Tesco might not spring to mind as an obvious breeding ground for business directors in law. But when Michelmores hired Graham Johnson, for 11 years Tesco’s Finance Director of UK Operations, it was a statement of intent: this is a firm willing to think differently. And for Johnson? Well, it was the chance to make an impact on law – an industry he describes as ripe for innovation.
Besides which, Johnson thinks there are plenty of synergies between his experience in retail and law – for example, experience in funding businesses, dealing with banks, understanding levers in profitability and managing auditors. But he also thinks he has been able to bring something unique and beneficial to the legal sector, including a highly commercial outlook, skills in communications and business presentation – and, perhaps most of all, leadership thinking.
‘Tesco has one of the largest workforces in the UK,’ he says. ‘It’s very impressive that they have achieved an operation that is highly standardised but also very high quality. And that has been achieved through good leadership,’ he says. ‘The need for strong leadership is ingrained in me.’
The possibility of shifting to law came up when he was seeking a new role following his relocation to the UK’s South West. Here was an opportunity to apply his commercial expertise to a different sector. And the culture of law appealed to him. ‘It was much smaller than the behemoth I’d come from and I knew that’s what I wanted because I’d enjoyed the three years I’d worked overseas for a small Malaysian subsidiary branch of Tesco. I knew I wanted to be a bigger cog in the machine and have influence at a more senior level,’ he says. Law appealed too as a consolidating sector which was offering entrepreneurship opportunities. ‘If you get a role with an ambitious firm like Michelmores, then it’s a real opportunity that’s very rewarding,’ he says.
He describes the recruitment process at Michelmores as fairly lengthy and intense – it lasted around three months in total. The first interview included meetings with two sets of two people – the managing partner, HR director and two senior partners. It was then followed up by further interviews and some work, including preparing comments on financial figures, and doing a presentation on his first 100 days to eight or nine partners, plus the non-exec chairman and the firm’s auditor. By the time interviews were finished, he felt he’d been well tested. But there were advantages, he says, not least knowing exactly what he was getting into.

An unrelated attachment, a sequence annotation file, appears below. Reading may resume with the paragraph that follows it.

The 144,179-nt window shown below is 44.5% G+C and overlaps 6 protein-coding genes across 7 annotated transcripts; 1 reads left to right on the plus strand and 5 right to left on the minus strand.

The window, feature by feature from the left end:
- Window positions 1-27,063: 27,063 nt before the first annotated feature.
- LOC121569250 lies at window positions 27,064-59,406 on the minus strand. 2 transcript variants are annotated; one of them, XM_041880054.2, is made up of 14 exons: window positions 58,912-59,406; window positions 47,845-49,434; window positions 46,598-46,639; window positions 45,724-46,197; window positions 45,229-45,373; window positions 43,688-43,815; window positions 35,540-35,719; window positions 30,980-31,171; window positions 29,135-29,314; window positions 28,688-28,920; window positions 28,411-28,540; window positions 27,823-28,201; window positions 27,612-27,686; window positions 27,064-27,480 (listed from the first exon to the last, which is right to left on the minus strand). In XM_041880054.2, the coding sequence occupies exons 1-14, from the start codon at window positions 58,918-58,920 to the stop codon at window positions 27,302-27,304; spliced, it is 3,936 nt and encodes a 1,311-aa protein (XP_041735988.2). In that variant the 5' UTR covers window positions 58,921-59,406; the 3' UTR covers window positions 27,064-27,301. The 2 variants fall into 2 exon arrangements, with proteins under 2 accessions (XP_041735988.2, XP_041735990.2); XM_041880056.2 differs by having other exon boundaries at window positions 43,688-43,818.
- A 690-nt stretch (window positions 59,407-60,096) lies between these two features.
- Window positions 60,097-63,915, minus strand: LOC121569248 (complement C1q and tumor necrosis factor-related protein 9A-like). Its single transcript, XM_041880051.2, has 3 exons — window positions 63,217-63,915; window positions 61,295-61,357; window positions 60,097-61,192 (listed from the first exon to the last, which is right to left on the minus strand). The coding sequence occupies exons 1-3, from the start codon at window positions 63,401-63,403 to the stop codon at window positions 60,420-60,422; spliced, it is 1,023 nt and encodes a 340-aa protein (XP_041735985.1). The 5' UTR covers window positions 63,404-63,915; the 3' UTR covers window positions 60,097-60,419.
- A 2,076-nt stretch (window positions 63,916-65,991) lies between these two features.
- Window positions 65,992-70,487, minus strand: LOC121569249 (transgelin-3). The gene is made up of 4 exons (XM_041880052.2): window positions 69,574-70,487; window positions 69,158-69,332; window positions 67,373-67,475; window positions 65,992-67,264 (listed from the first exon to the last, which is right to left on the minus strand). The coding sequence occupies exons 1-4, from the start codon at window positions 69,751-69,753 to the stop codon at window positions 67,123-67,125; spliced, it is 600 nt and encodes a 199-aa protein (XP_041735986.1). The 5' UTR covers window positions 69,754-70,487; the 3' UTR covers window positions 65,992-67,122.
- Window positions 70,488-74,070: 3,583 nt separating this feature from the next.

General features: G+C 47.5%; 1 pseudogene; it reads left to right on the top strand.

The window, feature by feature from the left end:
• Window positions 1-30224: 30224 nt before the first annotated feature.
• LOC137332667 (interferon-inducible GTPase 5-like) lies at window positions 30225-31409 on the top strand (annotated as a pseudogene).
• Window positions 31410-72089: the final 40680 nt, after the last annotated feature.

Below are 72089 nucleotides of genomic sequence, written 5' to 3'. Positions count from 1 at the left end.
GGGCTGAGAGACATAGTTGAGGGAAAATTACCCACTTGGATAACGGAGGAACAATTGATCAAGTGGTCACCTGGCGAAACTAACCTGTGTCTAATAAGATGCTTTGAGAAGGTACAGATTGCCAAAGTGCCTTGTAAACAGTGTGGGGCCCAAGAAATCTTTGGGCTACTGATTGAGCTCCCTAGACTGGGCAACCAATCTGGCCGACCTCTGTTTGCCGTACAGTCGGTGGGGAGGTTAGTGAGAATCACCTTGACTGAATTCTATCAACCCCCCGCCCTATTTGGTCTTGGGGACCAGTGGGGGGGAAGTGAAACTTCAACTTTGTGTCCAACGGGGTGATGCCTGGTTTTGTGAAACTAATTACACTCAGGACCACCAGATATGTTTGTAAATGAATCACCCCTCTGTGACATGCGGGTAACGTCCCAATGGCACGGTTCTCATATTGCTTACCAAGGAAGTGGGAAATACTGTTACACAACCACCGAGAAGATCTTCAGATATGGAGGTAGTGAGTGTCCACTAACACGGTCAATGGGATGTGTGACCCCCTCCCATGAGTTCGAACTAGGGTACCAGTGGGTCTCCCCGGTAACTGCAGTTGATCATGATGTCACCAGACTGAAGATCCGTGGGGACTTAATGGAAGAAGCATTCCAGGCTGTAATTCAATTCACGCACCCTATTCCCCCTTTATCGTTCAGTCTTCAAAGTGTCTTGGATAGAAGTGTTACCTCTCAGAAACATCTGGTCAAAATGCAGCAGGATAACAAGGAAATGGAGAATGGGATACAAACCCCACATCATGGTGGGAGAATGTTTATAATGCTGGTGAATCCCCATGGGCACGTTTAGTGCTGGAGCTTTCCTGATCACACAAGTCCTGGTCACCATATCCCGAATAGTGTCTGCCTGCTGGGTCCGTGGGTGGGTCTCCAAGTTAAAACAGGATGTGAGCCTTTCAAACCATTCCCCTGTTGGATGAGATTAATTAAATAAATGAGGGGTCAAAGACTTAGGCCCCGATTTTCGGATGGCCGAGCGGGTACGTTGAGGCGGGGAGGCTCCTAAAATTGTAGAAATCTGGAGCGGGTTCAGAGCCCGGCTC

That also means there were few surprises on starting. There was a new business model (although he doesn’t think law is overly complex) and the legal jargon to get his head around. And there was the different pace to get used to – we are talking, after all, about moving into law from the FMCG sector. ‘Decision making in law is more consultative and about building consensus with owner managers who like to have a say’, he says. But he’s enjoyed developing his influencing skills – seeding an idea, gradually watering it, letting it grow and seeing it blossom, he says.
He cites the example of shifting the firm’s focus to revenue per fee earner. ‘It wasn’t a measure that was previously used but it’s a financial metric that drives profitability,’ he says. ‘I talked about it at a leadership meeting and then at the partnership conference. That was 18 months ago, and it’s now common parlance in the firm.’
His advice to others is to have patience. ‘Look, listen, learn, and appreciate the importance of personal relationships,’ he advises. ‘Immerse yourself in the profession, read around the subject and be willing to innovate.’ There’s a balance to be struck, he adds, between building consensus and knowing when to drive through ideas, but get it right and change will happen.
With three years now under his belt at Michelmores, Johnson is also proving that there are rewards to be offered to firms that are willing to think differently when it comes to sourcing new talent.